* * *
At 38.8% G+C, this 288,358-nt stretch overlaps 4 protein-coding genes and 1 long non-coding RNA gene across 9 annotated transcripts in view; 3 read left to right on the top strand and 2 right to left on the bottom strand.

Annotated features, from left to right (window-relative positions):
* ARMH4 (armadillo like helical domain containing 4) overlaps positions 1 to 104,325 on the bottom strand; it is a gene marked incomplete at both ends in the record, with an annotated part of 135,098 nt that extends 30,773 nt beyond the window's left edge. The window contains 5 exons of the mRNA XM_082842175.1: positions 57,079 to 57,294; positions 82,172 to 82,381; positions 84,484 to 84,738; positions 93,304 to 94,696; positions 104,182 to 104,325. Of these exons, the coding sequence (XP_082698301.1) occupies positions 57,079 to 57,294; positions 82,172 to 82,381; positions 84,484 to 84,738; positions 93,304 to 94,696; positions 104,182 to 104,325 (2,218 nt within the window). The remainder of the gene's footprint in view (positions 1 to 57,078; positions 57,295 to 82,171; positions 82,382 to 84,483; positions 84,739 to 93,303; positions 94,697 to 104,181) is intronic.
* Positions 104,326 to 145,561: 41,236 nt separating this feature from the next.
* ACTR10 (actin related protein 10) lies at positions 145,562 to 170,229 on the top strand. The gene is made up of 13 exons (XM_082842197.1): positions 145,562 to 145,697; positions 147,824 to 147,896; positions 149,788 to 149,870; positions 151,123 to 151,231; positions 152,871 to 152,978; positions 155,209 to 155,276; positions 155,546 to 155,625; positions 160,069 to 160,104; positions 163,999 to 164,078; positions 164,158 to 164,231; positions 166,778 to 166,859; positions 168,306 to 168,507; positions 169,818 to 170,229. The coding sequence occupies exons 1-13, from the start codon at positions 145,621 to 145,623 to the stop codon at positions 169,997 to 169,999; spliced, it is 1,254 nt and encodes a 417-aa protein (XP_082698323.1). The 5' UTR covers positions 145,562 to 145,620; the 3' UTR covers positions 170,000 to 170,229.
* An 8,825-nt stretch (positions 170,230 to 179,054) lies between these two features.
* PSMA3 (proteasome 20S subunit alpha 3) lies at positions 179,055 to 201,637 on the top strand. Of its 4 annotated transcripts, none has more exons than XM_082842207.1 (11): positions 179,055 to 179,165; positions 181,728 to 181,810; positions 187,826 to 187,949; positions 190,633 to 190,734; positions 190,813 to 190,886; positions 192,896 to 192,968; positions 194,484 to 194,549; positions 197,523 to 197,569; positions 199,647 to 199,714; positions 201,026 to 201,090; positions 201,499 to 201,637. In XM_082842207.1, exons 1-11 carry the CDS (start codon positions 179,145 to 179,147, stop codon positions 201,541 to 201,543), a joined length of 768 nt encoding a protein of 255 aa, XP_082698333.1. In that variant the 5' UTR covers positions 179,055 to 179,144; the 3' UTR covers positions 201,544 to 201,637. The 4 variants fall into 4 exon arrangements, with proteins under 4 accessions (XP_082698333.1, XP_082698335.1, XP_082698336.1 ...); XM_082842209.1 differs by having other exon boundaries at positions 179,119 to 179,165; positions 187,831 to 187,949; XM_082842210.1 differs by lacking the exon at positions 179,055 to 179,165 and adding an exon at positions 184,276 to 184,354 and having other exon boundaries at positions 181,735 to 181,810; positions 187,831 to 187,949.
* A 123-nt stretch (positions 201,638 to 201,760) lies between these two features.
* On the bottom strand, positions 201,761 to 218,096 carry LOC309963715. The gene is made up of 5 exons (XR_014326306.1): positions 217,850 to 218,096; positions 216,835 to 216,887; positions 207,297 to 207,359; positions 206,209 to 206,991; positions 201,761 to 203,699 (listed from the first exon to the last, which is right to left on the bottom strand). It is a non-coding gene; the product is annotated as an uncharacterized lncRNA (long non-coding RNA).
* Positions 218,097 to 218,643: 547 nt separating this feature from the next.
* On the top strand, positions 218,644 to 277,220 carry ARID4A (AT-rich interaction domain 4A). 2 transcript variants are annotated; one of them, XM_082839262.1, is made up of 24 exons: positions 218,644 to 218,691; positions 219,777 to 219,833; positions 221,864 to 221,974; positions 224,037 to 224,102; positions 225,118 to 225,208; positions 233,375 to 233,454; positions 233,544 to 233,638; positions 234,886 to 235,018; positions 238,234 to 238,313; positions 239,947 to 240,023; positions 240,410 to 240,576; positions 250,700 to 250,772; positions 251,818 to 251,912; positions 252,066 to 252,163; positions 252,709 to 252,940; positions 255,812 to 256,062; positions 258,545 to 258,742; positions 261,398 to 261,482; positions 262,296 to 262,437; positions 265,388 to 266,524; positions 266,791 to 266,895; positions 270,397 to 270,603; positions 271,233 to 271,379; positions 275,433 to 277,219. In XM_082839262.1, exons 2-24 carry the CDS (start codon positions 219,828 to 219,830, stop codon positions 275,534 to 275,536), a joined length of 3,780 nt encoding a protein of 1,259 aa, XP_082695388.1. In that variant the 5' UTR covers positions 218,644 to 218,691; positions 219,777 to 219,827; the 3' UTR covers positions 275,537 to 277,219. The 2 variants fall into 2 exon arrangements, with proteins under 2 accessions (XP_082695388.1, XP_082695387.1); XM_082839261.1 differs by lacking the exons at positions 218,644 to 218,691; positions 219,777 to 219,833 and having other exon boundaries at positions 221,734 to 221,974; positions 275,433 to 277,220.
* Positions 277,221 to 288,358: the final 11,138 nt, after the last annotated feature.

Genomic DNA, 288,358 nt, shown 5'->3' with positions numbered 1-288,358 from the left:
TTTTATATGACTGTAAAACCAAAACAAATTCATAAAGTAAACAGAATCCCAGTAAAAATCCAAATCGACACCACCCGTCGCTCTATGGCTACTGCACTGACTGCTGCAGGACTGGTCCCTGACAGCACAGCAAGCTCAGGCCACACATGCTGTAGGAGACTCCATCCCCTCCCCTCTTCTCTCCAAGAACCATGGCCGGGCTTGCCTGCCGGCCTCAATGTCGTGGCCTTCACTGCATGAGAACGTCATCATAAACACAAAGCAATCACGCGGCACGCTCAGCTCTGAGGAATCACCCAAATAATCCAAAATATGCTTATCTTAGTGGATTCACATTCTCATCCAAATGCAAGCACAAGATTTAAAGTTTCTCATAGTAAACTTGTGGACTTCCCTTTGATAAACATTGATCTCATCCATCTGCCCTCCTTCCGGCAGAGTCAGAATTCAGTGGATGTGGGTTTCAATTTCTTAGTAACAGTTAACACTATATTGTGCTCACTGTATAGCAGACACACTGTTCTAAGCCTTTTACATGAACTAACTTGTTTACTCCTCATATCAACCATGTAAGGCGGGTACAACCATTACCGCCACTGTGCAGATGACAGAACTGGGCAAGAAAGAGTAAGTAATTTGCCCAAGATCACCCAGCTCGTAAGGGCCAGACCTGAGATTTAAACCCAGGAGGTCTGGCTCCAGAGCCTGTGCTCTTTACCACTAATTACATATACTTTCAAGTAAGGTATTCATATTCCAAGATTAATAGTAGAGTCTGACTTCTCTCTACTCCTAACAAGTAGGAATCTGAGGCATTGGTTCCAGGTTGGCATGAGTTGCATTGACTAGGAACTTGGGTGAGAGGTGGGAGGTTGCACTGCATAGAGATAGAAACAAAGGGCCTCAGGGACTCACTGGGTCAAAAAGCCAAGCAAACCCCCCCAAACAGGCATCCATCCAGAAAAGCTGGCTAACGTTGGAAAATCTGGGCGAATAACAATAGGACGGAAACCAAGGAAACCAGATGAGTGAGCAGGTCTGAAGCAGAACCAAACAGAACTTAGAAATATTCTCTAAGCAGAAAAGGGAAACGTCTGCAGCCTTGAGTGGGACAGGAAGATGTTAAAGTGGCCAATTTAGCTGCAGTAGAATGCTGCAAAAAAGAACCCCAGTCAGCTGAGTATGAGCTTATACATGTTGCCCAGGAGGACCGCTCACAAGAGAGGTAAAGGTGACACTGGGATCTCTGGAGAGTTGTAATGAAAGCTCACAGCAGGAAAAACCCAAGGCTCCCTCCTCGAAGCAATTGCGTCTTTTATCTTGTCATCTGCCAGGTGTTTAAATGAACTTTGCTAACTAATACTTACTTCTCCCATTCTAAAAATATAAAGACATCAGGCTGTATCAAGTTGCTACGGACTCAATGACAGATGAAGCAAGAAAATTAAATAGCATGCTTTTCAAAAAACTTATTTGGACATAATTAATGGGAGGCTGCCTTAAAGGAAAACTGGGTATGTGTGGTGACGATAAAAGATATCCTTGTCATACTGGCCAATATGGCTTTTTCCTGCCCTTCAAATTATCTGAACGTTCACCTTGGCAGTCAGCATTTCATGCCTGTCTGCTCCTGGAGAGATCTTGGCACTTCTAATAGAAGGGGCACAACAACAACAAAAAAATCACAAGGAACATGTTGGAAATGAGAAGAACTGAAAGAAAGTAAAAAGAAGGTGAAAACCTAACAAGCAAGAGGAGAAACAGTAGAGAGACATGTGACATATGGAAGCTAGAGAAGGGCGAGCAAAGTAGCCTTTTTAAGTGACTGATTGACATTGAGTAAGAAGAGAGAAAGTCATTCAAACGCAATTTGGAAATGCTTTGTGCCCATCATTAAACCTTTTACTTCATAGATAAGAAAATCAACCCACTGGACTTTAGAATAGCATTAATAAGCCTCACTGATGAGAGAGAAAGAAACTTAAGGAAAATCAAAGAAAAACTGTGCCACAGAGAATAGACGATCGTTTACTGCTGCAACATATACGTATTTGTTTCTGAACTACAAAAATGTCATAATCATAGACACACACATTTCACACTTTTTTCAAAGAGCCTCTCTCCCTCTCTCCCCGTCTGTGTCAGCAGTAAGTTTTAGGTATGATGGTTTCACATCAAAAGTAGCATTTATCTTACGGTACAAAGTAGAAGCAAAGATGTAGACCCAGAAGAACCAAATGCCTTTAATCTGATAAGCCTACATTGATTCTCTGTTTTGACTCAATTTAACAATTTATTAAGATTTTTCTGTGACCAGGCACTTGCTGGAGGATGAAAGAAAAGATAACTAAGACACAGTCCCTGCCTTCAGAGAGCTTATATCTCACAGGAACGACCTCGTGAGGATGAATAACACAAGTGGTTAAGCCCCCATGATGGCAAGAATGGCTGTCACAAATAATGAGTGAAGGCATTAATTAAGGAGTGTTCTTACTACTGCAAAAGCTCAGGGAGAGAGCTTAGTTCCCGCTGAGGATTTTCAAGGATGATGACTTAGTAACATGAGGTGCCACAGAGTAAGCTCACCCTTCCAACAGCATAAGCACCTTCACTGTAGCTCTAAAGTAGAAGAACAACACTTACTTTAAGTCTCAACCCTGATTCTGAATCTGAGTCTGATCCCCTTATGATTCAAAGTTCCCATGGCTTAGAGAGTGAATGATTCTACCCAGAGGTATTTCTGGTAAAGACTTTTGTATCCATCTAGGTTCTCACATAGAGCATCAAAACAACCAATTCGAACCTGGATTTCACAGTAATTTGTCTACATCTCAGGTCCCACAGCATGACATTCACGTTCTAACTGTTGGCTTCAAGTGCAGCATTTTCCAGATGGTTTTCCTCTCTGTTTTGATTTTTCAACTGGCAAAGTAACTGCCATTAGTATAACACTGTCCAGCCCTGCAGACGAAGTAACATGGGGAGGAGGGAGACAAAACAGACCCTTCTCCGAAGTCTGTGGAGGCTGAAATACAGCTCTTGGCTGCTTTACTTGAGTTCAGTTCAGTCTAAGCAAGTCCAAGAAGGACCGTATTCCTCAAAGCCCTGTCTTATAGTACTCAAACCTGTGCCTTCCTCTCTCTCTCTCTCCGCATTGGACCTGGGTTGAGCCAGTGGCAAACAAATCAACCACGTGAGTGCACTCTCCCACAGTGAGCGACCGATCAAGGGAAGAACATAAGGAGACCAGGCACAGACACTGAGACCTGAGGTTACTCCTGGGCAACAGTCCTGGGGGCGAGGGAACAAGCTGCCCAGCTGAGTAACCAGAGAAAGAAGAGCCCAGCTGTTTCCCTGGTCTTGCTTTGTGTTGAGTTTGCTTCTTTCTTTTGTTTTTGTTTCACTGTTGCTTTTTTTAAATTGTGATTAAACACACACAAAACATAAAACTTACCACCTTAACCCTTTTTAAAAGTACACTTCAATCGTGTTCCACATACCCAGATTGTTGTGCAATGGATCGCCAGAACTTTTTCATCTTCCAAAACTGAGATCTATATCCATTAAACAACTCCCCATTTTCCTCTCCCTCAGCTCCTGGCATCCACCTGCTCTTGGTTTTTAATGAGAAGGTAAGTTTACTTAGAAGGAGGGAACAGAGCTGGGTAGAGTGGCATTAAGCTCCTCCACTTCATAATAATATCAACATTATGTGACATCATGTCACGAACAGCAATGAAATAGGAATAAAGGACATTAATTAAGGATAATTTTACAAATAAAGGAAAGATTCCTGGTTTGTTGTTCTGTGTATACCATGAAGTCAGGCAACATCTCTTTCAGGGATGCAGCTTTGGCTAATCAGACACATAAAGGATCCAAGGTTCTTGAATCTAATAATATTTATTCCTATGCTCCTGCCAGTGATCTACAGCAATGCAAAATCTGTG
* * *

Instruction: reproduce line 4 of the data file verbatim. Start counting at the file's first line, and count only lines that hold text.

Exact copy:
* Positions 104,326 to 145,561: 41,236 nt separating this feature from the next.